Dr Charles Tannock

Member of the European Parliament for London

Assassination of Pakistani minister is another example of the countryís radicalisation

2nd March 2011

The assassination of Shahbaz Bhatti, Pakistanís minister for minorities, yet again exposes the countryís apparent inability to rein in home-grown extremism, Dr Charles Tannock, European Conservatives and Reformists (ECR) Group foreign affairs and human rights spokesman, said today.

Mr Bhatti, a Christian, was gunned down by unknown assailants in Islamabad as he left home with his niece on his way to a cabinet meeting. The killers left behind pro-Taliban propaganda at the scene.

Dr Tannock said the murder was similar to that of Salman Taseer, the governor of Punjab, who was killed by one of his own bodyguards two months ago.

Dr Tannock, an author of a European Parliament resolution condemning the assassination of Salman Taseer, said the death of Shahbaz Bhatti exposed the precarious situation of Christians and other religious minorities in Pakistan.

Dr Tannock said that there was little doubt that Mr Bhattiís courageous calls for reform of Pakistanís draconian blasphemy laws cost him his life, and that the killing underlined the alarming radicalisation of Pakistani society.

He called on the EUís High Representative for Foreign and Security Policy, Catherine Ashton, to raise this issue with President Ali Asif Zardari of Pakistan and to call on him to do more to speak out against the terrorists who are destabilising his government.

He said that the EU should press the Pakistani government to root out individuals within Pakistanís intelligence services who are supporting extremists.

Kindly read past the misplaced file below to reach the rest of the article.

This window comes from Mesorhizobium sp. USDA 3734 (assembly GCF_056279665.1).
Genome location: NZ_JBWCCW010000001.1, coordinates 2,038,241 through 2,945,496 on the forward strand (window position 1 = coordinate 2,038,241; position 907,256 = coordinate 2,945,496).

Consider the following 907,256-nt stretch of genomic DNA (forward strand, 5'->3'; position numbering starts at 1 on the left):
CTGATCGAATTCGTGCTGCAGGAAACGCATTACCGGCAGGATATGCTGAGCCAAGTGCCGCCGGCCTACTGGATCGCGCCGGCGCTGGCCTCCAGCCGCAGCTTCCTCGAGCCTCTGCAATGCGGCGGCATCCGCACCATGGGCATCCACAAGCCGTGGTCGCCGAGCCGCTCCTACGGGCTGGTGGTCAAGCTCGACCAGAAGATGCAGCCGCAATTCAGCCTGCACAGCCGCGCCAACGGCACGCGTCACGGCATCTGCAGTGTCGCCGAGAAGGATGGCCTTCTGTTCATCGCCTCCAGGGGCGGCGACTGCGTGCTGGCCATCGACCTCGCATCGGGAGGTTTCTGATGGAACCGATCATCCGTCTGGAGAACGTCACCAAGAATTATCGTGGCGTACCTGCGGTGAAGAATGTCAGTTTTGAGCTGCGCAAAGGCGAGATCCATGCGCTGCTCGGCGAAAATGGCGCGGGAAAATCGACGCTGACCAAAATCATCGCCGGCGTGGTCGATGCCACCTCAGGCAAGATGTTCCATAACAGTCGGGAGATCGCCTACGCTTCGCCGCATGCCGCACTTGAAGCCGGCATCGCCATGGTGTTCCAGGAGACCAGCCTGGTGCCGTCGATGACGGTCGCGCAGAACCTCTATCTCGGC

Dr Tannock also said the European Parliament should hold an urgent debate on Mr Bhattiís assassination next week during the plenary session of the European Parliament.

He said such a debate was important in order to hold the Council and Commission to account for their handling of the EUís relationship with Pakistan, which has recently benefited from major trade concessions in the wake of last summerís floods.

Dr Tannock said:

"I was shocked and saddened to hear of the death of this courageous and principled man.

"One by one, the lone voices in Pakistan brave enough to advocate tolerance, moderation and reform are being silenced.

"This looks to be an almost identical killing to that of Salman Taseer, who was another enlightened and progressive figure.

"Itís clear to me that Mr Bhatti was killed because he was a Christian and because he supported reform of Pakistanís blasphemy laws, which are routinely used to persecute the countryís Christian minority.

"Once again we have seen an example of the growing radicalisation of Pakistani society and the apparent inability of President Zardari to crack down on home-grown terrorists.

"As we know, part of the problem is the link between certain elements of Pakistanís intelligence establishment and violent Islamist groups. I would also like to know why this high profile at risk figure was not given more trained police close protection to deter such an attack.

"The EUís High Representative should not be afraid to press the Pakistani government on this issue.

"I am pressing for an urgent debate in the European Parliament next week on this latest assassination.

"Itís important that the Council and Commission explain how the murder of Mr Bhatti will impact on the EUís approach towards Pakistan."


Peter Van Dalen MEP, leader of the ECR's Dutch delegation and Christian Union MEP, said:

"This is incredibly sad news.

"I have been particularly involved with the case of Asia Bibi who has been sentenced to death for blasphemy. The loss of a beacon of tolerance such as Mr Bhatti will make her situation and the situation of many other religious minorities in Pakistan much worse.

"We need to know what consequences this sad and cowardly act will have on the EU's relationship with Pakistan."